It’s also a modern military training landscape, so you may hear mortar blasts echoing through the hills.

If you don’t stray into the military areas (which will be heavily signposted) you’ll be fine. You probably wouldn’t get far even if you did.

Anyway, under moody skies, perhaps on an autumn afternoon – the sound of mortars is quite atmospheric.

6. Explore Erwood Station Gallery

With 2000 square feet of gallery space, the Erwood Station Gallery is the largest contemporary applied arts gallery in Powys. It seems there’s barely an artistic form the Erwood Gallery doesn’t showcase.

You’ll be able to see some of the finest painting, ceramics, woodwork, jewellery and sculptures in the whole of wales. To top this off, the tea room has delicious cakes.

Cake. The foundation of society.

To see what’s on at the gallery, please click here.

7. Buffalo Bill’s Redwoods at the Groe

Around Groe Park in Builth Wells are four extra special trees.

These giant redwoods (sequoias) were planted well over a hundred years ago, commemorating Buffalo Bill’s visit to Wales.

Buffo Bill (William Frederick Cody) was an American scout, bison hunter and showman – who received the medal of honour for his actions during the civil war.

He was also a character of legend – much was created by his own hand. In 1883 he founded Buffalo Bill’s Wild West, a travelling show – featuring outlandish, adventurous stories from the old (pre-civil war) west.

It was showmen like Buffalo Bill that helped shape our modern image of the American West, and western genre.

Wandering through Groe Park and beneath the branches Bill’s redwoods is more of a Sunday afternoon way to experience the wild west.

8. The Breath-taking Wye Valley

The Wye Valley straddling between England and Wales is, and rightly so, an Area of Outstanding Natural Beauty (AONB).

Unlike some, its beauty has been revered for a long time. It’s so beautiful, that it influenced the founders of the Romantic literary movement in the 18th Century – William Wordsworth and Samuel Coleridge Taylor.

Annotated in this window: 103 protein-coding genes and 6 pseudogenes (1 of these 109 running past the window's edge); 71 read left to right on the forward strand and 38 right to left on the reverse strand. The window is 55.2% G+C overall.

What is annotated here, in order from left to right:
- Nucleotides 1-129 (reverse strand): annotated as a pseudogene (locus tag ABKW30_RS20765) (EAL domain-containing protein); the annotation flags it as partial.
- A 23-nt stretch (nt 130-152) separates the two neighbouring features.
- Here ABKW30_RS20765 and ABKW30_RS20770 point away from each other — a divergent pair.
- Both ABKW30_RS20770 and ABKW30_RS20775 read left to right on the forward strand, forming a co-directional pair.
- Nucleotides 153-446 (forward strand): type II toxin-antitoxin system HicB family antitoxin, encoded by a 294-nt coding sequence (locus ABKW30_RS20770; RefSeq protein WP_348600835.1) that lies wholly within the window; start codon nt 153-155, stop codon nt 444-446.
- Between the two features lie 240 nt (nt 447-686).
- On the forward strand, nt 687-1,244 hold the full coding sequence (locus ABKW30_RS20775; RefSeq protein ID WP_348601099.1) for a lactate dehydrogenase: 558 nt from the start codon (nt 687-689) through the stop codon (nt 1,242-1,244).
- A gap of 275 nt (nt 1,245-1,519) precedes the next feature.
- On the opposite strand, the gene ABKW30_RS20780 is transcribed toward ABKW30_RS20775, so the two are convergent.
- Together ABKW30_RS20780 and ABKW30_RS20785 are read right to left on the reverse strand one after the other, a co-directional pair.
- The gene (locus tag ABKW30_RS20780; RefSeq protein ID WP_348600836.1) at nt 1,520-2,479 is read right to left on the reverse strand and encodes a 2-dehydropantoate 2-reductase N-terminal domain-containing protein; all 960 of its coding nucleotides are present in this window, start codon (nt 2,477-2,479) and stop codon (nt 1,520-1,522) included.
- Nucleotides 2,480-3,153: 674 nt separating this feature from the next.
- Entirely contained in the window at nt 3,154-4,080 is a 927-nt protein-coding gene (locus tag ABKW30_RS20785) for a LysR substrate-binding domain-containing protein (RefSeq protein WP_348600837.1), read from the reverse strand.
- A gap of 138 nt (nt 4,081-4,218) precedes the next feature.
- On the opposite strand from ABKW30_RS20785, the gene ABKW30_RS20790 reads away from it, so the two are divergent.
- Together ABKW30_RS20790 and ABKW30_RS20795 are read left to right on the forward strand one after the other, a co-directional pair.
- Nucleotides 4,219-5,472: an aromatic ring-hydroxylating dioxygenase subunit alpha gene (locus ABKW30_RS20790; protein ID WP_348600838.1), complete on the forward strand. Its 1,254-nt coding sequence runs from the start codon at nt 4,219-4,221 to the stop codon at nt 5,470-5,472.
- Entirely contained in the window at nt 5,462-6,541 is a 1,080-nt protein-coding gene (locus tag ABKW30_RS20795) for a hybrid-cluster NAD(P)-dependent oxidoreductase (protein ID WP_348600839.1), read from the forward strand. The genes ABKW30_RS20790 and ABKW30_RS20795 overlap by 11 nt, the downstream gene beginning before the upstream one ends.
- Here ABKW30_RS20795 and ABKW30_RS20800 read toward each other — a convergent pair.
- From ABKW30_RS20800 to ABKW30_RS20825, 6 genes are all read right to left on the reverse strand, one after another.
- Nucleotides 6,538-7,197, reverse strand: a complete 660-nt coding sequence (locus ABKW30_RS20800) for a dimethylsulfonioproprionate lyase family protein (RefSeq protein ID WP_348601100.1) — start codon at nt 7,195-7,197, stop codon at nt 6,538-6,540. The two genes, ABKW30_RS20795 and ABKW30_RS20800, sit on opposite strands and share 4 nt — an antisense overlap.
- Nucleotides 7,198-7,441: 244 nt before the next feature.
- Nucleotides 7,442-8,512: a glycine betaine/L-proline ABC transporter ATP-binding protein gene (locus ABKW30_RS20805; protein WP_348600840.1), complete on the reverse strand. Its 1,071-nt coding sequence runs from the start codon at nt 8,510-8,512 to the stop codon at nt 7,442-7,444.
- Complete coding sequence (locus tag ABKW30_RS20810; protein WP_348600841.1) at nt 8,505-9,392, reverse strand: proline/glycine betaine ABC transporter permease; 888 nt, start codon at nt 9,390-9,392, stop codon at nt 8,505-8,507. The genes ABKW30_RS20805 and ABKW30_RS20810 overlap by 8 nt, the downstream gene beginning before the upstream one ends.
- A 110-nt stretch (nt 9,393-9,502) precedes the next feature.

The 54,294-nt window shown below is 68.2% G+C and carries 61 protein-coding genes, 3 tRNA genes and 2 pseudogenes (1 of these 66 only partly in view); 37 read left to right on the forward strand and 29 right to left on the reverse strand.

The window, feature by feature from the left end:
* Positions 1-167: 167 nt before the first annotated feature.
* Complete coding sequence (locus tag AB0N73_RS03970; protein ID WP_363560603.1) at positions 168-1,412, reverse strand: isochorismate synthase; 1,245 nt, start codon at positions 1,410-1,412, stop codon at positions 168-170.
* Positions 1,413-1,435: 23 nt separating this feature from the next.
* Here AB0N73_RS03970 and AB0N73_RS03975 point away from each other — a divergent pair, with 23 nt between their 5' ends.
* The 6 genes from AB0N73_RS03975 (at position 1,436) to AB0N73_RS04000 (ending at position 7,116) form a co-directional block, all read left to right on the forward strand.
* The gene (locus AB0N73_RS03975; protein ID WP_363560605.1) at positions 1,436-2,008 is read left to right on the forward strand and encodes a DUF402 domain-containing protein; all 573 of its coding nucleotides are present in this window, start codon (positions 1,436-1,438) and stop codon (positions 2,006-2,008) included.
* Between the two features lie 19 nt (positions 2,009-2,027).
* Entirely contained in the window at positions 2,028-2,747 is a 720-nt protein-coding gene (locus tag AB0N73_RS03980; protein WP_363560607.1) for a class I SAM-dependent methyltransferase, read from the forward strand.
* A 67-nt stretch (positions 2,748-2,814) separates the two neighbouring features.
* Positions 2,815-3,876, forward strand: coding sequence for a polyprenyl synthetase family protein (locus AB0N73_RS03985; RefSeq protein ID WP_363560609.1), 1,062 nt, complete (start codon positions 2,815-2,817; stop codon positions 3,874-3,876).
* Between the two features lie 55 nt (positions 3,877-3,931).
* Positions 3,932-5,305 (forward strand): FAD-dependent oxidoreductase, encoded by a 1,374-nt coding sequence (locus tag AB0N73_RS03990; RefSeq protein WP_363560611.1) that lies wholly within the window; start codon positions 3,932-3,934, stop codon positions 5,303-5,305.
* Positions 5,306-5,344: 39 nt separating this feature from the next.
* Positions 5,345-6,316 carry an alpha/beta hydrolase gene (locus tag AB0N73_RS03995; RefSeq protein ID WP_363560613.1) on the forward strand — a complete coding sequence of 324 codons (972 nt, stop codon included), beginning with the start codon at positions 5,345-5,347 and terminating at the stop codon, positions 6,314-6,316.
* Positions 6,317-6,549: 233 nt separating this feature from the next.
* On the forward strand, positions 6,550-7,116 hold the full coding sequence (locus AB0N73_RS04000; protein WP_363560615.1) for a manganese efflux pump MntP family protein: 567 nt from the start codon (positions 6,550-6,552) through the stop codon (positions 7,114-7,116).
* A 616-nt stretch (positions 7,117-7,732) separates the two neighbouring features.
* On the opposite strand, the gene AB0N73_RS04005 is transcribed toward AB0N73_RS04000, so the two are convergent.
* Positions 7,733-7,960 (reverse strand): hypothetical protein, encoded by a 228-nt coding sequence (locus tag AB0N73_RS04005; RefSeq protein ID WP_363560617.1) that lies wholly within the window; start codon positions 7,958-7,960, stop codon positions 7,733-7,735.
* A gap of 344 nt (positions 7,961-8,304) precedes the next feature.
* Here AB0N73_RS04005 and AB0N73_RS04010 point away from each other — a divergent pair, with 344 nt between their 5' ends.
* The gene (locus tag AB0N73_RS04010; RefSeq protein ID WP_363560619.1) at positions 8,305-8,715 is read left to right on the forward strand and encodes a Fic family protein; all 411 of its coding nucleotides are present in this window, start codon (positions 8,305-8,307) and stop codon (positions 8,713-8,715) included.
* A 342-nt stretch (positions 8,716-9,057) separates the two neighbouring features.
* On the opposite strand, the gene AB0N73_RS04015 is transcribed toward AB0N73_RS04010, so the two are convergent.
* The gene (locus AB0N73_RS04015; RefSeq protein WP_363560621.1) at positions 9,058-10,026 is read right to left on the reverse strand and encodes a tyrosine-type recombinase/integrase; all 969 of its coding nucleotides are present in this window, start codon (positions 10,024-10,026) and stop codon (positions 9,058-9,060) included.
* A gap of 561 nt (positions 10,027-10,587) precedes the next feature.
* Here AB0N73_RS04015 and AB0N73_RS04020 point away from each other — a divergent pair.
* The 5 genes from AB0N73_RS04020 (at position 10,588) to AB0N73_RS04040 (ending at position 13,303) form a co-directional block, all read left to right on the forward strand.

What can you deduce from this?

Well, the obvious conclusion is that the Wye Valley is one of the most pretty, sublime and poetically inspiring places in Britain. You’ll soon see why when laying your eyes upon the dramatic limestone gorges and lush native woodland.

It’s also a wildlife haven and home to surprising bird species, such as ravens and nightjars.

9. Catch a Flick at Wyeside Arts Centre

The Wyeside Arts Centre is an independently run charity, showing live performances and films. Some arts centres can be a bit pretentious, and exclusive – but not this one.
It appeal to people with all sorts of different tastes. When it comes to films this means you can see both blockbusters and indie releases, and theatre – anything from Shakespeare to panto.

Plus, you can catch world’s finest performers via satellite link, with London, NY and more.

For more info, please click here.

10. Go to the Pub

Well, why not? Especially if you’re on holiday. If it’s summer you can laze in the dappled shade of a beer garden, and if it’s winter you can warm your hands by a log fire. And, in all seasons you can drink in moderation, and relax.

Wales does pubs and does them well. As with most Welsh towns Builth Wells has some lovely pubs to pick from.

Your Well-Deserved Welsh Break

Life can be intense sometimes.

You need to take a break and visit a quiet place brimming with natural beauty.

It’s time for you to unwind with sensual spa treatments, eat plenty of award-winning food, drink plenty of fine wine and immerse yourself in the landscapes of Wales.

At the Lake Country House, we’re only a stone’s throw from Builth Wells, The Brecon Beacons and Snowdonia.

We're offering you a sanctuary from the busy, the intense and the tiresome.

 

Book Your Welsh Break Now

Leave a comment

Fields with * are required.

Please enter the letters as they are shown in the image above.
Letters are not case-sensitive.